We often get asked, why? Why study insects? Even other scientists who agree that insects are interesting don’t necessarily think that insects may have important effects in ecosystems compared to bigger animals. Angela and I were at a grassland meeting together, and, over lunch, a well-respected professor laughed at us when we were discussing a future experiment looking at how important grasshoppers were to grasslands at our field site. You’re talking about a bug on a leaf!, he crooned, while laughing hysterically.
So why? Other than the fact that we personally love insects, insects have very important roles in ecosystems, and believe it or not, to human society and well-being. Science has shown this. We got a paper that will soon be published reviewing this subject (well post about it soon!). E. O. Wilson, a famous ecologist, and insect lover wrote an article entitled The little things that run the world where he claimed that humans would not survive more than a few months if all insects were removed from the Earth overnight. Luckily, we’ll never know if this is true. But, we know that they’re extremely important to humans in many ways.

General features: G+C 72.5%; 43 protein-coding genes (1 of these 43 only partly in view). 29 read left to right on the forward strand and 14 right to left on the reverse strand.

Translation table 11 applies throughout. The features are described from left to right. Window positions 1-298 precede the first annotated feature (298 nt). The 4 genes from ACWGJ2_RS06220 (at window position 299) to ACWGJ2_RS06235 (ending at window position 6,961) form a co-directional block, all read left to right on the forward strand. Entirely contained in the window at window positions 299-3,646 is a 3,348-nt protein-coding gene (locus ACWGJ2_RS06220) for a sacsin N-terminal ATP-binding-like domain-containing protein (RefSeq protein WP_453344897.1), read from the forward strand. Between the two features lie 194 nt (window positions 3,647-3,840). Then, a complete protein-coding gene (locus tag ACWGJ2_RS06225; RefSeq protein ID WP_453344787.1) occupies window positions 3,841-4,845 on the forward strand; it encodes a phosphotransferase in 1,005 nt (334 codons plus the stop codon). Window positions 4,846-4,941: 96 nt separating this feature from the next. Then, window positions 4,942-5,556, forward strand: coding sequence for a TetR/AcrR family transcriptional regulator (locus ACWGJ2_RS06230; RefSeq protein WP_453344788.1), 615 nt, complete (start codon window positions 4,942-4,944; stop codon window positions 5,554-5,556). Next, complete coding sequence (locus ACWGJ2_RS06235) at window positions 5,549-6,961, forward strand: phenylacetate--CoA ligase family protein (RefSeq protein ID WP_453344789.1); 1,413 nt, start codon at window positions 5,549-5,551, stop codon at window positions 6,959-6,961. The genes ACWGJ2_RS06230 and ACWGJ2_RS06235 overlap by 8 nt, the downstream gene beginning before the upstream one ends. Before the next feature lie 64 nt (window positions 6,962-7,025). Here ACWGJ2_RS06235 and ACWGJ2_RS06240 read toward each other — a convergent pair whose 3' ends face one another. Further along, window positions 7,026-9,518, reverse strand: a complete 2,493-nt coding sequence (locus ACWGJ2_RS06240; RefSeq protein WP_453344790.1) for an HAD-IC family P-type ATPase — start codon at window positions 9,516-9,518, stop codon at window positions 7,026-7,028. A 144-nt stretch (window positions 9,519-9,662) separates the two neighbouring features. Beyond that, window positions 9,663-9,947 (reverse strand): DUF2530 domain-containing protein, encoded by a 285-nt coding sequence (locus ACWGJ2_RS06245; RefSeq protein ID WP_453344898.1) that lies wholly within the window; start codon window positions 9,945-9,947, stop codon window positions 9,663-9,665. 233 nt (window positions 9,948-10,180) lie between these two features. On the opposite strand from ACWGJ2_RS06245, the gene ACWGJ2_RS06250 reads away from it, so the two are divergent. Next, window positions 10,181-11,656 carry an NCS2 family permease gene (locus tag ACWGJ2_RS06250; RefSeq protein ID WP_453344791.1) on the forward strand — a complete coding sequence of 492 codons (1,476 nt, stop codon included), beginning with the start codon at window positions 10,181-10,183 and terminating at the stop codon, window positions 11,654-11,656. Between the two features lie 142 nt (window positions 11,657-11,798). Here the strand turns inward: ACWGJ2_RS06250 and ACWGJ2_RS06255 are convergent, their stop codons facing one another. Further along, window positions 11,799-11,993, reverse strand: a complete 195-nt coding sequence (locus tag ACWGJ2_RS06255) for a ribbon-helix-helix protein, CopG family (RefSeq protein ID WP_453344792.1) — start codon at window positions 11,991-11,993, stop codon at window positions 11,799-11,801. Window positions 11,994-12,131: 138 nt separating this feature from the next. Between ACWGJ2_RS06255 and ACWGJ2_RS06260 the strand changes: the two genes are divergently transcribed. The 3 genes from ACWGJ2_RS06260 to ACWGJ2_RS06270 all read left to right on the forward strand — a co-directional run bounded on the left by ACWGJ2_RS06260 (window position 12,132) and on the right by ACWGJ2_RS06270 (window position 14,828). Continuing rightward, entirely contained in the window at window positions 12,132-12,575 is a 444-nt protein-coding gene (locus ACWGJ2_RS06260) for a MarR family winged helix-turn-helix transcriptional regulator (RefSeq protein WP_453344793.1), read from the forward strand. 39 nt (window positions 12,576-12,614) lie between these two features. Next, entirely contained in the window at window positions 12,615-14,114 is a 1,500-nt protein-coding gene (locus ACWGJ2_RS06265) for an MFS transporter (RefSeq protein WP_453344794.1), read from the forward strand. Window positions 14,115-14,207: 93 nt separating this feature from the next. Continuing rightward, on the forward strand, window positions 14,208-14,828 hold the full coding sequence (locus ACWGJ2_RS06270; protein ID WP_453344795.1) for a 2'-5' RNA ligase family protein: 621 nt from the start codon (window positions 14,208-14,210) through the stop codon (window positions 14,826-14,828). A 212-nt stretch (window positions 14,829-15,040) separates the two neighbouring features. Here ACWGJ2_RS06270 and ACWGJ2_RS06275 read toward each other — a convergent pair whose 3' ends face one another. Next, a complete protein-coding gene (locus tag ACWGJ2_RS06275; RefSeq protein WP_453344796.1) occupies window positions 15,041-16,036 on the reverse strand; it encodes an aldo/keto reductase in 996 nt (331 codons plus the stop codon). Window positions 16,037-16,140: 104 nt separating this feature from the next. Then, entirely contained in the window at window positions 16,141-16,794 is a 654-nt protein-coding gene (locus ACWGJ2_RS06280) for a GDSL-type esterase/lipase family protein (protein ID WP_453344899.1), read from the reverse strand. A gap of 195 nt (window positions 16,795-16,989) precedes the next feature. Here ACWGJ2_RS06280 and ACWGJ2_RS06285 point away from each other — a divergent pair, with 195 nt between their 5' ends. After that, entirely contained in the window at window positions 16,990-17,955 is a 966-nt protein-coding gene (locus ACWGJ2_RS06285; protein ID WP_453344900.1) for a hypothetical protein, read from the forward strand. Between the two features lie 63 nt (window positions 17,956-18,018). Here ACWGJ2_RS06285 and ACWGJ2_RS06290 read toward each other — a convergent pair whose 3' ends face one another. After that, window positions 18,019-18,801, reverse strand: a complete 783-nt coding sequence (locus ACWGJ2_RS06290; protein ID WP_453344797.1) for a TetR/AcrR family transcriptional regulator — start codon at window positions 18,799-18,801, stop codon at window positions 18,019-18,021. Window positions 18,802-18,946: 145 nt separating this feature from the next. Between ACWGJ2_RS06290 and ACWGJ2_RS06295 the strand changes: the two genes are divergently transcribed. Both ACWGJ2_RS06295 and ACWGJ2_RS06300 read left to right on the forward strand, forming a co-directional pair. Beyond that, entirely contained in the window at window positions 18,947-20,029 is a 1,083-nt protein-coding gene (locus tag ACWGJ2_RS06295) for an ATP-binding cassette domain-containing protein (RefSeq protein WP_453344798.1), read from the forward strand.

We’ll use this blog to highlight the ways that insects affect us humans (both positively and negatively!). Selfishly, this is also a place for us to keep these examples documented for our teaching and research purposes. We hope that you get something out of this. Feel free to contact us to share your experiences (or examples we might not be aware of) regarding how insects affect you!